10 years ago, renewable energy was still evolving, and at that point in time, only 15 countries had developed policies. These policies were limited to first-world, technologically advanced countries who had the money to expend. Now, in 2014, over 140 countries have a renewable energy target in place, with 138 of them having solidified energy support policies.
Europe is leading the way – almost every country in the European Union has a plan set forth, and they have a collective target of producing at least 20% of their energy from renewable sources by 2020. They’re making great strides with it too. In 2009, they had already hit 11.7% of their energy production from renewable sources. Some countries in the EU are even striving towards deriving all of their energy from renewable sources – Scotland has that aim, while Germany is already well on their way, with over 20 million residents living in regions where the energy is from renewable sources.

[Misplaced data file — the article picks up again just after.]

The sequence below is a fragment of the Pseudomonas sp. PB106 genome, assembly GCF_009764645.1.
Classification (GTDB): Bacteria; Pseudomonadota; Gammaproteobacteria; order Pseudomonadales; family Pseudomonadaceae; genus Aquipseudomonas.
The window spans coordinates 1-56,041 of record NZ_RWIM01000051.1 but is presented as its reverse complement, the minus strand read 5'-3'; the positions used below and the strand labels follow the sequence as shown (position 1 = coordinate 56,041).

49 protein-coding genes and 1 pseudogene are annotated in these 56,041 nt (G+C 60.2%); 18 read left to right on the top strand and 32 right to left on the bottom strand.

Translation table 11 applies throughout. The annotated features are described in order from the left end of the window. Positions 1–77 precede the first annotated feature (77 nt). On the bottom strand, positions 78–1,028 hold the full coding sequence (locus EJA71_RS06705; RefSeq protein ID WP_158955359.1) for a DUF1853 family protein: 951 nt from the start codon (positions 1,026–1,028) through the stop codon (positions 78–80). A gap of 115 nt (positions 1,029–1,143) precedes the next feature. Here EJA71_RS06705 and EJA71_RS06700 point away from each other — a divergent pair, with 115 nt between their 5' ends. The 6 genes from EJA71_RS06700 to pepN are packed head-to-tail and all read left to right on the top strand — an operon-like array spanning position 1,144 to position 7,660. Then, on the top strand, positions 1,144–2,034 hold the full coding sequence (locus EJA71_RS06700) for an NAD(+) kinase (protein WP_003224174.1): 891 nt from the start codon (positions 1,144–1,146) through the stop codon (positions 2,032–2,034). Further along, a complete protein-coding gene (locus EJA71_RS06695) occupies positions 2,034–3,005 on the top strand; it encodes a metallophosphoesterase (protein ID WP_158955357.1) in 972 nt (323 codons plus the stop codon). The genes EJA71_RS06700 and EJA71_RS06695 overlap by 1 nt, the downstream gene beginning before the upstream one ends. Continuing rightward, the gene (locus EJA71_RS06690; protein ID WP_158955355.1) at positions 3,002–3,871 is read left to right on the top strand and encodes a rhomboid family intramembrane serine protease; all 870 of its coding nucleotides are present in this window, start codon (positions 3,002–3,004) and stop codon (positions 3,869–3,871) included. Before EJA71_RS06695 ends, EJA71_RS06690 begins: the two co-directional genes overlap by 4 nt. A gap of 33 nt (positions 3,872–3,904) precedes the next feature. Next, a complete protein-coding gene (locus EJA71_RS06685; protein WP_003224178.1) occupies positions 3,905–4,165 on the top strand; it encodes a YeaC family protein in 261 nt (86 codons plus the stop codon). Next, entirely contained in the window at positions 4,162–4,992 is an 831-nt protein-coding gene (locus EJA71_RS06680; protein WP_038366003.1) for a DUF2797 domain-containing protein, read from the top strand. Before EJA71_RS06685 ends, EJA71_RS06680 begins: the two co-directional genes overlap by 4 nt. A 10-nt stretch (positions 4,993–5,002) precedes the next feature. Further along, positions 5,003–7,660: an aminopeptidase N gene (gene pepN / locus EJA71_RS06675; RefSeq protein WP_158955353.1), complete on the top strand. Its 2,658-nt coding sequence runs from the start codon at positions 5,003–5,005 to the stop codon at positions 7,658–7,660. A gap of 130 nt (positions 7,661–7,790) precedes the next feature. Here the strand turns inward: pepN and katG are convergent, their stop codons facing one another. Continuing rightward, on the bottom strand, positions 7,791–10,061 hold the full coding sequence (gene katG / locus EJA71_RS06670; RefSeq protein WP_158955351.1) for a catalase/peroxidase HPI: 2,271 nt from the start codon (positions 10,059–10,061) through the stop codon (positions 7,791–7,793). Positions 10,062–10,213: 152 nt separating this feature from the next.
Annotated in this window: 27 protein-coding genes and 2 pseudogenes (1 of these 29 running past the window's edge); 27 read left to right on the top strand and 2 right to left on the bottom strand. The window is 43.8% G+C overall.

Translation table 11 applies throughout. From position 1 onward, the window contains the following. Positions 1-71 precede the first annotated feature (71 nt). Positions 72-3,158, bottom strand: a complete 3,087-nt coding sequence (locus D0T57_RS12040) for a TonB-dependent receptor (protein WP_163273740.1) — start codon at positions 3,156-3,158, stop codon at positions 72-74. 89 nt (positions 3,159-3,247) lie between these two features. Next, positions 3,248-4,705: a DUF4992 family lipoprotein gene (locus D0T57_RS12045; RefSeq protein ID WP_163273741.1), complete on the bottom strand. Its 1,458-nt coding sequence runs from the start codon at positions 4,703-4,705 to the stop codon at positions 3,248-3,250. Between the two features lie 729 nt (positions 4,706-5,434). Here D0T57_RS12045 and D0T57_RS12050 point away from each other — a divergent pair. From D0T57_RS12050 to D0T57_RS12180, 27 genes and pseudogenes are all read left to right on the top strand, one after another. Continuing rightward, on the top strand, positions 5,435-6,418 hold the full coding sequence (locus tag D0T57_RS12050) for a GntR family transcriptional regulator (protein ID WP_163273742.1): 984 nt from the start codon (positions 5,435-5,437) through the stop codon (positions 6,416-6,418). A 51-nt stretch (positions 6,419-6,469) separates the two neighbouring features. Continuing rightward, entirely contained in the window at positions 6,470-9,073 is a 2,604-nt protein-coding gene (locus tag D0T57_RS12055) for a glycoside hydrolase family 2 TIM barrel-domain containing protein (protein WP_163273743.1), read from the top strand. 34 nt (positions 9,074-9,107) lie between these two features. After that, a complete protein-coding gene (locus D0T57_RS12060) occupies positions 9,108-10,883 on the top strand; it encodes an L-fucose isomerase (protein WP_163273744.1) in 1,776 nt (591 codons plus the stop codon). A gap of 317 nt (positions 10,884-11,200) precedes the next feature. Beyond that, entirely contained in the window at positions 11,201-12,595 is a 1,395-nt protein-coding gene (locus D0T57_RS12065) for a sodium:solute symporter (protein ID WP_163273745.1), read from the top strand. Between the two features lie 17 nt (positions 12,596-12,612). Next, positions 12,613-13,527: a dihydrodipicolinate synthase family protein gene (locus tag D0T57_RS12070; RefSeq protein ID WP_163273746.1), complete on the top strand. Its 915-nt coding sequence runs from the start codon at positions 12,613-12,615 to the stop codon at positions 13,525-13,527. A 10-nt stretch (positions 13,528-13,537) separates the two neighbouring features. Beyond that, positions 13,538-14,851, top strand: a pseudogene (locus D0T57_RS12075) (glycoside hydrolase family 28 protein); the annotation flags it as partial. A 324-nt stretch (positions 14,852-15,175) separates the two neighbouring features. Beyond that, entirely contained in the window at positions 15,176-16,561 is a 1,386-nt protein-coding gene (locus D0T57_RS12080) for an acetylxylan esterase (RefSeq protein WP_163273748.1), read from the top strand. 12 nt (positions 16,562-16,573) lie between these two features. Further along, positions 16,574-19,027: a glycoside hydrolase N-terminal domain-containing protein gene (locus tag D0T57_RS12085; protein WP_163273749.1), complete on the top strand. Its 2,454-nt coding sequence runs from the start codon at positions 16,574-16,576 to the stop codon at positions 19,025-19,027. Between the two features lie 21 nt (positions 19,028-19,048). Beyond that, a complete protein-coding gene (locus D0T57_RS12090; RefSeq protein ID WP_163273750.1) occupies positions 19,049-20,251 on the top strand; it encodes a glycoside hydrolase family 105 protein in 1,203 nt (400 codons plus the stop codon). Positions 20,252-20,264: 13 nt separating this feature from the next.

The United States is staying with the pack as far as developing our policies. We currently have the second most capacity for renewable power across the planet, with only China ahead of us. We’ve got quite a ways to go if we want to reach the point that Denmark, currently the world leader, has reached in terms of population served by renewable energy. How advanced are they? In 2013, wind power alone accounted for 33.2% of the energy used in Denmark.
Renewable energy is a permanent part of our infrastructure, and it is a field that will continue to develop as time goes by. As more nations strive to produce the majority of their energy from renewable sources instead of relying upon gas, coal, and other non-renewable sources, the market will continue to grow. Continuing the shift to renewable energy will make energy cheaper, more reliable, and will help to reduce our impact on our environment.